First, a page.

Schools in the United Kingdom and England also differ from our education system. Their system provides education for children aged 4-5 through 16 years of age. Schools also provide pre-school, childcare, and adult learning classes for a designated number of hours a week. Secondary education is from age 11 to age 14. After this time the students will enter secondary school graduation. This period lasts about two years and requires the students to take the General Certificate of Secondary Education (GCSE) state exam. After passing this exam, students are given several choices. The first is leaving school. The other option is they may continue into technical college or they may gain a higher education at a university. UK schools do not rank students by grade levels as other countries tend to do. The students are ranked by the exams they have taken. Such as GCSE, SCE, and AS or Advanced Level exam results.
The university level of education also comes with social advantages. Students get to enjoy social activities and gain new insights to their future. This is similar to the United States, but Asian schooling continues to be more book involved than social. However, there are no programs that help to fund University level of education. If a student wants to continue their education, they must find ways to fund it their self.
Funding for the lower levels of education is quite lower in the UK and England, than in the United States. They spend $109 billion on their education system, while the US claims to spend $620 billion. Though this extreme difference in money spent could be the differences in budgets and expectations of what parents should contribute to education.
The Dutch and Polish education systems are very similar to the Canadian and England systems. All are funded by the government until about the age of 16. Unlike in the US, age 16 is when students can choose how their schooling continues. The cultural differences in expectations of children likely plays a role in the maturity of when people enter adulthood in other countries. As with the other countries discussed, parents and students have more accountability for the education that is received. Often in the US it is society who will place blame on a student’s short comings on the teacher. Not considering the education that should also be occurring in the home. It also does not take into account that there are less educational days on the calendar in non-Asian countries. Or that school days are shorter for the United States.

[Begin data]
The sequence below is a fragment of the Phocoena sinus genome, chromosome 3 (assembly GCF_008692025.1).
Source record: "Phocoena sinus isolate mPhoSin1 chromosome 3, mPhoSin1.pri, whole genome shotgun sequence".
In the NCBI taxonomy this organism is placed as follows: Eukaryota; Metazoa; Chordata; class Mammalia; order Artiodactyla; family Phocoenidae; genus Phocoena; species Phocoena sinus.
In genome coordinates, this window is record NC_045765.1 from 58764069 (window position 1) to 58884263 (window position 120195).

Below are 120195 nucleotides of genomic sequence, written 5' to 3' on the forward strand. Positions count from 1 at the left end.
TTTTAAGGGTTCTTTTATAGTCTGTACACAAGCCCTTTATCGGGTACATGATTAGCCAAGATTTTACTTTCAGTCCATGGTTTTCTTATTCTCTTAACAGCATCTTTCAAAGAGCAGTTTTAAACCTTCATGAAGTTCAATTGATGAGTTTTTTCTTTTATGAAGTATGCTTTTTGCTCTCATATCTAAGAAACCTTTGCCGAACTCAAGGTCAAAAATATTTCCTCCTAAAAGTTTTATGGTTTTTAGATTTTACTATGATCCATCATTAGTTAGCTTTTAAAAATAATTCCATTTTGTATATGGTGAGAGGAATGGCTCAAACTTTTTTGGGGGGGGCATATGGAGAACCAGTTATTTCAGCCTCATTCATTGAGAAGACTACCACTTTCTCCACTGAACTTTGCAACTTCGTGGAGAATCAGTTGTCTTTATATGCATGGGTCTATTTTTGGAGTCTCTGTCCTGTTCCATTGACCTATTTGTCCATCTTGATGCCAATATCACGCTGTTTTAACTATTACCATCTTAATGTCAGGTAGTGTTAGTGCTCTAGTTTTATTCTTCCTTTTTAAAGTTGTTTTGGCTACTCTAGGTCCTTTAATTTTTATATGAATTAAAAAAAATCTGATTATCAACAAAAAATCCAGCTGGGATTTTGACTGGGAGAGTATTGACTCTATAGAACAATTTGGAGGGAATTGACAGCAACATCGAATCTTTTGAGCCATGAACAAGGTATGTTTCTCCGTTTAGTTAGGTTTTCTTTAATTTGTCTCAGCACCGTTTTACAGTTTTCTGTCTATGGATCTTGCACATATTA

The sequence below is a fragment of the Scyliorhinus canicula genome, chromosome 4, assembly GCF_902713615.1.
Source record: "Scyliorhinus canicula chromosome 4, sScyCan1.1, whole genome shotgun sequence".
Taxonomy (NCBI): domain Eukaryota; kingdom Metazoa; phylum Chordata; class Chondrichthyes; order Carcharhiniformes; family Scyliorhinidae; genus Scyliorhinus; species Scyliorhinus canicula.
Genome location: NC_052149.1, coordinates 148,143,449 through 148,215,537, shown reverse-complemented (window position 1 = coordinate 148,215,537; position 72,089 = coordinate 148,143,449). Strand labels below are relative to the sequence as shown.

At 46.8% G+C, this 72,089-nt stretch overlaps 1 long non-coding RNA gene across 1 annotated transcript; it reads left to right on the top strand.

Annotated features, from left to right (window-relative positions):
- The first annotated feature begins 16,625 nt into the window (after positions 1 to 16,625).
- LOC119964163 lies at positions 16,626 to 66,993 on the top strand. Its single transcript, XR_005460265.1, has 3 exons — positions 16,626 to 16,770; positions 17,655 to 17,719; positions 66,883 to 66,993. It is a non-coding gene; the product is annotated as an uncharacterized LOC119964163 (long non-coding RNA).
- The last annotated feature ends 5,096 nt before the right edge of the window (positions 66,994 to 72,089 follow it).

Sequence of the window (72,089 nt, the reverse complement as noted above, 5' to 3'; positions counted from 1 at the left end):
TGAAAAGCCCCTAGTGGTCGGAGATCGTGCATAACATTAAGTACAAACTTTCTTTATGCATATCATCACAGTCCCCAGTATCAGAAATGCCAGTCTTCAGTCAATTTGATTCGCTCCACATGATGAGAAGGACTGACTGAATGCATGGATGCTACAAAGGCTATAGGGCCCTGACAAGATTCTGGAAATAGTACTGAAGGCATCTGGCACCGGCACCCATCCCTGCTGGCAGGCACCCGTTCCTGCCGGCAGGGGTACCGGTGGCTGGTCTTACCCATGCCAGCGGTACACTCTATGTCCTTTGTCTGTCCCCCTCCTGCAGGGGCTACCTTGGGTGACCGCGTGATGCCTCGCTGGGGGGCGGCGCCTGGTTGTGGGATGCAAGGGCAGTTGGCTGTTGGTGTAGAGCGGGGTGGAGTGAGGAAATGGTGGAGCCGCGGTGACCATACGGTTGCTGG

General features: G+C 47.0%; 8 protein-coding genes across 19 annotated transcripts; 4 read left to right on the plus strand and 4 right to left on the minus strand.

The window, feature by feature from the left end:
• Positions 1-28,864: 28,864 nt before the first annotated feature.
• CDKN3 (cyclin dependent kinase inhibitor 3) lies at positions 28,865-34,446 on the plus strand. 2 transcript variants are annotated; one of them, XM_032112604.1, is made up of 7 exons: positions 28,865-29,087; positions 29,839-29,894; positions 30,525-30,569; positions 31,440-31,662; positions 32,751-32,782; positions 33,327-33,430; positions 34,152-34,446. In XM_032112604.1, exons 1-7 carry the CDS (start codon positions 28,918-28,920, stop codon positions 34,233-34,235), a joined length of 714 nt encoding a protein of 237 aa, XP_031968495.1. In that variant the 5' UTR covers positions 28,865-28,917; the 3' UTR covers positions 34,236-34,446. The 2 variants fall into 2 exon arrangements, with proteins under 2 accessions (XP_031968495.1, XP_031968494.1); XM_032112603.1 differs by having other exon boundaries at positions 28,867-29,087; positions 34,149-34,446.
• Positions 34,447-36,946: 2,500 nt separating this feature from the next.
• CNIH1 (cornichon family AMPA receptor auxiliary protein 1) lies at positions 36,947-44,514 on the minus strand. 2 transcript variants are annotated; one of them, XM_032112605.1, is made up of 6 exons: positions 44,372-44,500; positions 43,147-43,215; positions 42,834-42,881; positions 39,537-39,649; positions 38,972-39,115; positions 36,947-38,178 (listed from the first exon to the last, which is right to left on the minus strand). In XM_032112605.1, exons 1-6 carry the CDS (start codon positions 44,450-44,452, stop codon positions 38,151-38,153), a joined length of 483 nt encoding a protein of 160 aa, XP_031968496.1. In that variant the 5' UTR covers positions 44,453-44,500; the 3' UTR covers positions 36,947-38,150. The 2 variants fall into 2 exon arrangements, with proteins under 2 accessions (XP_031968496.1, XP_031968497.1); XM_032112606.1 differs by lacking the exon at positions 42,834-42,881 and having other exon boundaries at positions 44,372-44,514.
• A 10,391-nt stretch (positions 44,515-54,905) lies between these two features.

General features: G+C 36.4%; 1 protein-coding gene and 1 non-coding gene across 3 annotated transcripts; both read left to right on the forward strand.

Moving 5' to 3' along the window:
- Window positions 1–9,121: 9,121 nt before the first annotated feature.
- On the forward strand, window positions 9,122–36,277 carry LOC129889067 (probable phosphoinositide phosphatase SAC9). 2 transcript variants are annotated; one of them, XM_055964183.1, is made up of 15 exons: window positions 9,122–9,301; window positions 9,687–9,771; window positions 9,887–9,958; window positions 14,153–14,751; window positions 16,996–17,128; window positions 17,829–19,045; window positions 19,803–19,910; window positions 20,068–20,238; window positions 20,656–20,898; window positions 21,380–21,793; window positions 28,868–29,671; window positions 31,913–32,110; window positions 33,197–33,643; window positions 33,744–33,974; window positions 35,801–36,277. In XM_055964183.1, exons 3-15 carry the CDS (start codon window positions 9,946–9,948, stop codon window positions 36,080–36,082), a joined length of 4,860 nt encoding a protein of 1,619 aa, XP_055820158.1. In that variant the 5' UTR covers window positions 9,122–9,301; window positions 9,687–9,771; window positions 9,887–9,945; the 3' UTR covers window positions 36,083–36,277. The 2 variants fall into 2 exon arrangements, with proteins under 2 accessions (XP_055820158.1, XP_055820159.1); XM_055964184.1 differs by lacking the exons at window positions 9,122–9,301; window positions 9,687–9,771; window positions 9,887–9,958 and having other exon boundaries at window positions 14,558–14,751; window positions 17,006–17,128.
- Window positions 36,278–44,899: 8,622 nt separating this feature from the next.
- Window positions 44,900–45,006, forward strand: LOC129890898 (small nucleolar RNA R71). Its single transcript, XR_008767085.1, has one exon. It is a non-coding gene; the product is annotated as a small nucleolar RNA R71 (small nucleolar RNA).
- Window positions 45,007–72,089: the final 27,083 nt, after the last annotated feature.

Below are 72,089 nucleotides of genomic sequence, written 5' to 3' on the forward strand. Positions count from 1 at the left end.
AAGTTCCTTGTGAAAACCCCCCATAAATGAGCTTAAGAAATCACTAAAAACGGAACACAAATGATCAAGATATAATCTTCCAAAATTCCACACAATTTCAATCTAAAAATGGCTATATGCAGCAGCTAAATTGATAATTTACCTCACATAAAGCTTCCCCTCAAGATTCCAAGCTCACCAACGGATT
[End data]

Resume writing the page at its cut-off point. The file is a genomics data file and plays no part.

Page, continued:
The United States could have a better educational system. It is not something that could ever be done on a whim or overnight. A complete overhaul in the system is necessary to correct the short comings. There will also be a need for money to be invested into the educational system and for that budget to be used appropriately. Parents also need to be held more accountable for their child’s education. That is one of the biggest differences in the United States. Parents claim to value education but expect all education to be attained at school. In other countries, education also takes place in the home with studying, tutors, and parental involvement. Further need in curriculum uniformity in the school system would also be beneficial to students. Each state has their own standards, and this is a disservice to the education system.
Many values that theses higher educationally ranked countries have are cultural differences. The countries place more importance on the value of education and ingrain this idea in children at a young age. Our culture is not one that typically does this. For the families that do, their child is able to compete well in school and thrive. In general, the United States takes education for granted and does not reinforce the importance education has in being successful in our society. That is the most important factor or feature to take away from other countries education system.